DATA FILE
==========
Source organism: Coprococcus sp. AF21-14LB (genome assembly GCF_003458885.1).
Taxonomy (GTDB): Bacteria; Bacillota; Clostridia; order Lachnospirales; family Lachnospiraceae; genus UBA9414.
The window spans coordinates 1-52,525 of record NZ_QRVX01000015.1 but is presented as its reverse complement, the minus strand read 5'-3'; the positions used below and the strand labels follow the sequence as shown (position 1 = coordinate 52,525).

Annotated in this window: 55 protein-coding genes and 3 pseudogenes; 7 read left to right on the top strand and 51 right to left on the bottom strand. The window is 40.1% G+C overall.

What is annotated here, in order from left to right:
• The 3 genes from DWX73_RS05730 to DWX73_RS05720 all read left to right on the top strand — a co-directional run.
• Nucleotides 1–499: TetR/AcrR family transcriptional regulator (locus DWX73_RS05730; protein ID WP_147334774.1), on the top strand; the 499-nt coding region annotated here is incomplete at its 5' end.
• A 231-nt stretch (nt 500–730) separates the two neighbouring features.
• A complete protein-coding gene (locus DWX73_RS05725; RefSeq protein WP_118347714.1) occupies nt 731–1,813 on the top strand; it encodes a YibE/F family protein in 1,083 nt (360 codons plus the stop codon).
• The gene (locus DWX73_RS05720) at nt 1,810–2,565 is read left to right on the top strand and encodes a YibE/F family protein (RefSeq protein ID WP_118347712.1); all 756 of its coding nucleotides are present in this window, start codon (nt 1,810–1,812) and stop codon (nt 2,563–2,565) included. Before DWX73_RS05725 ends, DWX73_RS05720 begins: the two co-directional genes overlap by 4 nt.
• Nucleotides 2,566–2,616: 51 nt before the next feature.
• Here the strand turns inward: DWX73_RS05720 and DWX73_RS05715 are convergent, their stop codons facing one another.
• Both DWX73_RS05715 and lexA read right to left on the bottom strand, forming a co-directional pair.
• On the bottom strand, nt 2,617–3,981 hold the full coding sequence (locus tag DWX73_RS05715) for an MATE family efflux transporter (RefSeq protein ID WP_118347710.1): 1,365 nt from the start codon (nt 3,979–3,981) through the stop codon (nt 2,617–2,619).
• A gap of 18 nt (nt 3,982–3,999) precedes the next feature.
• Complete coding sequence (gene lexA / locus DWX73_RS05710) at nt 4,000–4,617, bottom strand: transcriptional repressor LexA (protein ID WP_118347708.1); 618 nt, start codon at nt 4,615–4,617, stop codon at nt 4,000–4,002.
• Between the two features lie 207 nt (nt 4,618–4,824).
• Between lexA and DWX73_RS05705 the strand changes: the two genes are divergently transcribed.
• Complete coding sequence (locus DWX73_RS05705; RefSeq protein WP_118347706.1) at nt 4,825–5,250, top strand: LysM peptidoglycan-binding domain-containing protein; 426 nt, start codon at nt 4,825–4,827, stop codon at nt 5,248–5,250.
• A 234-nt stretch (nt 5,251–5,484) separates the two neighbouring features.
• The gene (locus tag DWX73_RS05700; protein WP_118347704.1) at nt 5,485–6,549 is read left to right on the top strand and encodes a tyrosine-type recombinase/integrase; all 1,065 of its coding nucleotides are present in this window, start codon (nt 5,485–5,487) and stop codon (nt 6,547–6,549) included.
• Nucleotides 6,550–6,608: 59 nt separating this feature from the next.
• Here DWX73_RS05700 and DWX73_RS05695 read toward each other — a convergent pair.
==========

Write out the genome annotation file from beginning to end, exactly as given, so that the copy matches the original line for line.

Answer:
Source organism: Coprococcus sp. AF21-14LB (genome assembly GCF_003458885.1).
Taxonomy (GTDB): Bacteria; Bacillota; Clostridia; order Lachnospirales; family Lachnospiraceae; genus UBA9414.
The window spans coordinates 1-52,525 of record NZ_QRVX01000015.1 but is presented as its reverse complement, the minus strand read 5'-3'; the positions used below and the strand labels follow the sequence as shown (position 1 = coordinate 52,525).

Annotated in this window: 55 protein-coding genes and 3 pseudogenes; 7 read left to right on the top strand and 51 right to left on the bottom strand. The window is 40.1% G+C overall.

What is annotated here, in order from left to right:
• The 3 genes from DWX73_RS05730 to DWX73_RS05720 all read left to right on the top strand — a co-directional run.
• Nucleotides 1–499: TetR/AcrR family transcriptional regulator (locus DWX73_RS05730; protein ID WP_147334774.1), on the top strand; the 499-nt coding region annotated here is incomplete at its 5' end.
• A 231-nt stretch (nt 500–730) separates the two neighbouring features.
• A complete protein-coding gene (locus DWX73_RS05725; RefSeq protein WP_118347714.1) occupies nt 731–1,813 on the top strand; it encodes a YibE/F family protein in 1,083 nt (360 codons plus the stop codon).
• The gene (locus DWX73_RS05720) at nt 1,810–2,565 is read left to right on the top strand and encodes a YibE/F family protein (RefSeq protein ID WP_118347712.1); all 756 of its coding nucleotides are present in this window, start codon (nt 1,810–1,812) and stop codon (nt 2,563–2,565) included. Before DWX73_RS05725 ends, DWX73_RS05720 begins: the two co-directional genes overlap by 4 nt.
• Nucleotides 2,566–2,616: 51 nt before the next feature.
• Here the strand turns inward: DWX73_RS05720 and DWX73_RS05715 are convergent, their stop codons facing one another.
• Both DWX73_RS05715 and lexA read right to left on the bottom strand, forming a co-directional pair.
• On the bottom strand, nt 2,617–3,981 hold the full coding sequence (locus tag DWX73_RS05715) for an MATE family efflux transporter (RefSeq protein ID WP_118347710.1): 1,365 nt from the start codon (nt 3,979–3,981) through the stop codon (nt 2,617–2,619).
• A gap of 18 nt (nt 3,982–3,999) precedes the next feature.
• Complete coding sequence (gene lexA / locus DWX73_RS05710) at nt 4,000–4,617, bottom strand: transcriptional repressor LexA (protein ID WP_118347708.1); 618 nt, start codon at nt 4,615–4,617, stop codon at nt 4,000–4,002.
• Between the two features lie 207 nt (nt 4,618–4,824).
• Between lexA and DWX73_RS05705 the strand changes: the two genes are divergently transcribed.
• Complete coding sequence (locus DWX73_RS05705; RefSeq protein WP_118347706.1) at nt 4,825–5,250, top strand: LysM peptidoglycan-binding domain-containing protein; 426 nt, start codon at nt 4,825–4,827, stop codon at nt 5,248–5,250.
• A 234-nt stretch (nt 5,251–5,484) separates the two neighbouring features.
• The gene (locus tag DWX73_RS05700; protein WP_118347704.1) at nt 5,485–6,549 is read left to right on the top strand and encodes a tyrosine-type recombinase/integrase; all 1,065 of its coding nucleotides are present in this window, start codon (nt 5,485–5,487) and stop codon (nt 6,547–6,549) included.
• Nucleotides 6,550–6,608: 59 nt separating this feature from the next.
• Here DWX73_RS05700 and DWX73_RS05695 read toward each other — a convergent pair.